Average Sales Price : YTD the average sales price is $240,787. In 2006, it was $240,958. So the sales price really has not changed over the last year, which is really good news...this region isn't experiencing a slump like other areas of Minneapolis.
% of Original List Price Received : currently sellers are getting 96% of the list price, where in 2006, sellers were receiving just 97%. Prices are holding steady which is great news for local sellers in this region.
Average Days on the Market : If you are a seller in the Nokomis region, you are doing quite well. Currently it is taking only 95 days to sell. This is actually the second quickest area in Minneapolis to sell. Longfellow is only seller better at 77 days.
New Listings vs. Closed Listings : YTD there have been 1328 homes listed for sale down only 6% from 2006. At the same time, only 548 have closed this year, which is down 19.6% from 2006.
As you can see, the Nokomis real estate market is holding it's own this year. One thing to notice is that even though sales are down in this region, home owners that do successfully sell their home, are spending less time on the market, and getting more of what they ask for. The likely reason is that sellers are being realistic about their list prices. Many in Minneapolis still deny reality.
Look for more updates every couple months as the new data is released so you can get a better view of how the market is progressing as the year goes on! You can view statistics from other areas of Minneapolis here.
Wednesday, October 17, 2007
While driving around today I happened to be stopped at a light when I noticed this vehicle sitting next to me. I had to rush to get the camera out before the light changed. If you can't read his side window, it says "Experimental Hybrid". On the back of the truck are 10 solar panels, sitting in the bed. Now, I don't know if this is a joke, or if somehow this really works. If anyone out there knows, please tell us!
Tuesday, October 16, 2007
Sunday, October 14, 2007
The study ranked the 50 largest metropolitan areas in the country, and Minneapolis – Saint Paul finished with a sizable lead over the other ranked cities. Read more of what makes Minneapolis great at the link above.
Friday, October 12, 2007
Thursday, October 11, 2007
Well the one fun thing about building a home is deciding on what you want to put into it. This can quickly become a hair pulling out experience if you let it overwhelm you. Oh, and it can get expensive too!
After you sign all the paperwork and have the negotiating complete, most builders will ask you to set up a meeting, a three hour one, to pick your "colors". Of course, "colors" really means you will be choosing everything from the appliances, paint colors, flooring, cabinets, siding, electrical, faucets, lighting, countertops, etc. Some builders have showrooms where you can see every single product they offer. Most are still behind on this trend and will have you look through photos of the items, or travel to a local vender to view products.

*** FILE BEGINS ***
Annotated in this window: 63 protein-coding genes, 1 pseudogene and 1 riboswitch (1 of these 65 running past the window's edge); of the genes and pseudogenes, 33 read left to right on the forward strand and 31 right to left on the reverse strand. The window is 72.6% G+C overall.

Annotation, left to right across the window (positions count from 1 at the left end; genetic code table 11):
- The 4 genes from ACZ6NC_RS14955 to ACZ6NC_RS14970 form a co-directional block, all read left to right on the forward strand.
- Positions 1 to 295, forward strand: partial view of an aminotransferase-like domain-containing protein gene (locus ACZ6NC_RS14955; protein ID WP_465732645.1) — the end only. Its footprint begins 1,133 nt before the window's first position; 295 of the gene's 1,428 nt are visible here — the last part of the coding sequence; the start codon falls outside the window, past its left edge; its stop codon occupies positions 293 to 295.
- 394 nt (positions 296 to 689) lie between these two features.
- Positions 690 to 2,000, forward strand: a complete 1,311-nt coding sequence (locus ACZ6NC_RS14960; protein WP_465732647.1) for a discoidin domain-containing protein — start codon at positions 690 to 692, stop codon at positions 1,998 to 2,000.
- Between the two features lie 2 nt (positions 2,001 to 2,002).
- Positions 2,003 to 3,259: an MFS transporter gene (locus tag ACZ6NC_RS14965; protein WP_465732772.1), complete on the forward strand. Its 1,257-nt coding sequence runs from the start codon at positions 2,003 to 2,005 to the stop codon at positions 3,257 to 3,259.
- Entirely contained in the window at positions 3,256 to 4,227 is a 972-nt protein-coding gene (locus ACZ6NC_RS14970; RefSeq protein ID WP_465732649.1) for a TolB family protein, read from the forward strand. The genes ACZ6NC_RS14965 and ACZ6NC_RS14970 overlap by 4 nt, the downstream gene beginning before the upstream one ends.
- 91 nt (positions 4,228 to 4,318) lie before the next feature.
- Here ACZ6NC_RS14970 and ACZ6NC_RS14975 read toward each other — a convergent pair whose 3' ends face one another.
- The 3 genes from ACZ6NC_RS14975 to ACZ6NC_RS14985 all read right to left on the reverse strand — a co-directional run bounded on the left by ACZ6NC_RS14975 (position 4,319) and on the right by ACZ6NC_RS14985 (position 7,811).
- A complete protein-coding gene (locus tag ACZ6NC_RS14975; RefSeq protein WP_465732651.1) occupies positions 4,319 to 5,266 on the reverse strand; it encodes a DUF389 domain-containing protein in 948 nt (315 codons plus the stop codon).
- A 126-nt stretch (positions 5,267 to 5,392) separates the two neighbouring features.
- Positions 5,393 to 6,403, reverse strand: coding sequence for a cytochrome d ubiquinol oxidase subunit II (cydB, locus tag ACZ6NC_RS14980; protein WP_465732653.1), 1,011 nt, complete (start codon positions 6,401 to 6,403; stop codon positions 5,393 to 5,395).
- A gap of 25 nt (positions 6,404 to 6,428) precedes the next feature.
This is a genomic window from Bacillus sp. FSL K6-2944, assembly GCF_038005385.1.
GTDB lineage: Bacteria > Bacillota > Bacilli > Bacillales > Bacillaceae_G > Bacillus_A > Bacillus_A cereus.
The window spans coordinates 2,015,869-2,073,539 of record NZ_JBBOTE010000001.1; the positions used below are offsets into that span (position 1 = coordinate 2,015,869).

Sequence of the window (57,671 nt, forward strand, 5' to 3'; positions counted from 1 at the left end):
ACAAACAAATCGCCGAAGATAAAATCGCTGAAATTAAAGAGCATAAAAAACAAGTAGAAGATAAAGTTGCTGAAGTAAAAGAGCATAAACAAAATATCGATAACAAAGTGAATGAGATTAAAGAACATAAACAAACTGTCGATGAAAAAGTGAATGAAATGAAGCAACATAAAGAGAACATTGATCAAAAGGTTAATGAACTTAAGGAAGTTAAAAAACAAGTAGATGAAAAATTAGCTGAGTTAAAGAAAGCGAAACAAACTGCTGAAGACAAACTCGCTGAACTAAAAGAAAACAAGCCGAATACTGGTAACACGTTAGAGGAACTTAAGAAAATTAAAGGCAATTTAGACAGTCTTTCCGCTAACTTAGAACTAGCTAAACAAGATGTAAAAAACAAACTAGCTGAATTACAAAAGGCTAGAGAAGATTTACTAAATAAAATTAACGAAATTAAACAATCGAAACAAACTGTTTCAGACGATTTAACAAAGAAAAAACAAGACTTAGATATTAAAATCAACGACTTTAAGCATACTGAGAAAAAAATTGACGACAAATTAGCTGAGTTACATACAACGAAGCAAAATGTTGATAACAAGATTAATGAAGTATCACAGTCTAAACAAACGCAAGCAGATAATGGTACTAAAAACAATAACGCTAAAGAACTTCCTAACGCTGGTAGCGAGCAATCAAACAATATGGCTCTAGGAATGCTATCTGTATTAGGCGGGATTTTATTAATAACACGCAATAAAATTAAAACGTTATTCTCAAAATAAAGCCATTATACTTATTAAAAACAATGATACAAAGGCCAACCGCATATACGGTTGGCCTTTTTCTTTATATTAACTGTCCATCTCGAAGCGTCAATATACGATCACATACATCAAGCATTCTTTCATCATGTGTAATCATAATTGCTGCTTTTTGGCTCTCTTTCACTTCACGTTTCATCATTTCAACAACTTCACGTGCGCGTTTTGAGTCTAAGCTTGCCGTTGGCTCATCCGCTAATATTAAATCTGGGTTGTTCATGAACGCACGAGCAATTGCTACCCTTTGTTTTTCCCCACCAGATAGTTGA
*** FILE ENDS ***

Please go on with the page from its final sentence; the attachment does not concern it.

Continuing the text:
Some things you will have to consider:
- Cabinets - Oak is usually the baseline for cabinets and automatically "included". Maple comes in second, Cherry third, and exotics next. Upgrading to Maple can be quite expensive, especially in the kitchen. Cherry is really expensive and mostly comes in darker colors. Be careful with how dark you go. If you choose dark, but don't have enough light, the room will appear smaller than it actually is. (HINT: if you want to save some money, put oak cabinets in all the bathrooms and laundry room. These rooms aren't used as much as the kitchen and won't stand out as much)
- Floors - another cost that can easily escalate is floors. Most options begin with vinyl, then laminate, wood, or carpeting. If you want wood, find out how much the builder is charging you , then get some estimates from local hardware stores. In some cases, it is cheaper for you to put in the floors latter, after closing, as you won't have to pay the extra mark-up from the builder.
- Paint - builders love to put in flat color paint on the walls. I hate flat as it shows marks really well and is hard to clean. You can ask to have other textures put in, but it will cost you. Most builders will give you a choice from 4-6 neutral colors, and will paint the entire home the same. We saved $1000 by just having the builder paint the home all white, instead of paying for a color.
- Countertops - there are so many choices available and you will need to ask the builder what type of products they offer. Some offer Corrian, Laminate, Granite, Cambria, Silestone, etc. If you choose a natural stone, it can add thousands of dollars to the home. To save money, only put the expensive countertops in the kitchen and leave the bathrooms with the least expensive stuff. You will also have to coordinate the countertops with the cabinet and floor colors, which is one instance when you could be pulling your hair out.
- Electrical - this will be the longest part of the selection process and you might want to walk through the model a couple of times to get an idea of where you want switches, dimmers, recessed lights, cable outlets, fixtures, etc to go. You will have to sit down and go room by room with the builders representative. Recessed lighting can add up, as can dimmer switches. Also think about if you want any ceiling fans in rooms as they will need to be wired for future use. Don't forget cable outlets. You may not need them in every bedroom, but a future buyer might not be to happy with having to install them themselves.
- Lighting - builders usually offer five lighting packages, with different finishes. The typical "cheap" lights are brass/gold finish and I advise, if you can, to pay for the next level up. Don't forget to think about floor outlets for lamps in the living room, or under-cabinet lighting for the kitchen or bathrooms.